Loud Diego music fills the room. "Al rescate, mi amigo, to the rescue, my friend. Go Diego . . . " 

Try to ignore it and keep typing.

Sweetie: "Mom, I don't like this game! I can't figure out how to rescue the dinosaur. Can you help?"

No answer.

Shrieks. "Pleeeeeease?!!!!!"

8:30am--Give up trying to block out the Diego music and child frustration. Color and read books with Sweetie instead. Run some errands.

11:10--Mister home. School debriefing, Lunch made, eaten, cleaned up.

1:30pm--Lunch over, Sweetie napping, Mister in a quiet time. Return to computer to see: "With their sweetiemistersweetiemister religious background sweetiesweetie of sisterhood sweetie and the new possibilities [kjasdnfj;kak;lsdjfl;kjl;kj;alsjdf ] afforded by the nature of sweetie sweetie mister sweeitie online writing, both of which I [sdfjiojoijwelrjl; discussed in the previous sweetiesweetie chapter," 

I guess Sweetie wasn't as done with the computer as I thought she was. After 10 min of deleting, I get to work.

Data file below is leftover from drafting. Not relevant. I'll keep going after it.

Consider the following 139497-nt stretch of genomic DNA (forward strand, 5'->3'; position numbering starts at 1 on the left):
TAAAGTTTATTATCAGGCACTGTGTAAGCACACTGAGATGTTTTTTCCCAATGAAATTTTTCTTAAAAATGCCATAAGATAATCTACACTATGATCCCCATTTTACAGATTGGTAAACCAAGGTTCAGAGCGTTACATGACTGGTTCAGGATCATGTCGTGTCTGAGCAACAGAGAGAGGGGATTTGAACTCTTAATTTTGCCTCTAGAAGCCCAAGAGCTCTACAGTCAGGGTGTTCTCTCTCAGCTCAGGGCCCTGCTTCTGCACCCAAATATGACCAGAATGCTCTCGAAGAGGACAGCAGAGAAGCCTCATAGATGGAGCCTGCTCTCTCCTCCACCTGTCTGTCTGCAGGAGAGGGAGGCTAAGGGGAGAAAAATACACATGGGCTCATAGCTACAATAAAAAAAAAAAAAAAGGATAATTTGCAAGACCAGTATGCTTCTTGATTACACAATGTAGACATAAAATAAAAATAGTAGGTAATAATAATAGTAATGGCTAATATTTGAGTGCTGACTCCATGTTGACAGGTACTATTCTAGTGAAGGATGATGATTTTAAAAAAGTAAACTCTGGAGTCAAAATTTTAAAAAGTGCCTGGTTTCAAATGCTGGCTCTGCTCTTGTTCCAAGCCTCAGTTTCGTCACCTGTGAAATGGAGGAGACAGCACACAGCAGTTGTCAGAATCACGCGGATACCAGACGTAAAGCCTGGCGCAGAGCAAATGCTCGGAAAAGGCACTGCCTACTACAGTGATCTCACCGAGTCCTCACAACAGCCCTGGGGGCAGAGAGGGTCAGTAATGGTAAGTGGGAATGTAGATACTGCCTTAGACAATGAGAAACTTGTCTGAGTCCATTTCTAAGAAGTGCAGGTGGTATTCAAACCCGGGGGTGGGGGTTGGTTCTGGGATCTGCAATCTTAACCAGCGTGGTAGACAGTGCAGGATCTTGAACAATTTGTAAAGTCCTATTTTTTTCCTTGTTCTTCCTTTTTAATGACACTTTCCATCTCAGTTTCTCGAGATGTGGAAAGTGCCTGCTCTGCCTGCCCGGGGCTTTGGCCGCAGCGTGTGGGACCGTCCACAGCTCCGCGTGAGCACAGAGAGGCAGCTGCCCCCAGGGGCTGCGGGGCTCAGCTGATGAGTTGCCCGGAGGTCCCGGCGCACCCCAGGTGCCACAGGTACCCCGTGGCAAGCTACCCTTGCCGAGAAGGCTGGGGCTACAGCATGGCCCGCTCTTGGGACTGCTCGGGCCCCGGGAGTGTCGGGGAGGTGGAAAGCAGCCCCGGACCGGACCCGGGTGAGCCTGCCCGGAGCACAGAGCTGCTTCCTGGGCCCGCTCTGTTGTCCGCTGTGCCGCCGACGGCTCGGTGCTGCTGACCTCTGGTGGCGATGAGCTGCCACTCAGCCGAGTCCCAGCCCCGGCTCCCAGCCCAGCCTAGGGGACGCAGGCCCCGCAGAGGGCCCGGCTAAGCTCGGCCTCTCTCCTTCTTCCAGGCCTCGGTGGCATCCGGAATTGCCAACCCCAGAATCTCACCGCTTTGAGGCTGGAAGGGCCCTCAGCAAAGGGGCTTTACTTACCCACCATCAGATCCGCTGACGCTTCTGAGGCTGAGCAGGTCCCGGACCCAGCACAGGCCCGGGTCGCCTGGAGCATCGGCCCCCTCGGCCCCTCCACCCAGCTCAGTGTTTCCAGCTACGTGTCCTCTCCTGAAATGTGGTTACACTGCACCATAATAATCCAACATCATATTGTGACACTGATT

2:00pm: Mister pokes his head in. "Mom, is my quiet time over? Will you come see the Lego ships I built."
Me: "Not over yet, bud. You've still got 30 min. I'll see the ships after the timer goes off. You need to stay in your room now."

2:10pm. Mister again. "Now is it over? Can you get down some markers for me? Can I eat that last cookie? Will you pour me some milk to go with it? Can you come see the Lego ships I built?" 

2:15pm. Markers down--check; Oooed and Awwed at the Legos--check; Milk and cookie--check. Threaten to lock in room should quiet time be breached again--check. Back to work.

2:20pm. Mister, looking so sad and forlorn: "Mom, Benjamin says his best friend at school is Draque and not me. I'm only his third best friend. I want to be his first best friend. Why don't you think I'm his first best friend?" Big eyes. Sad face.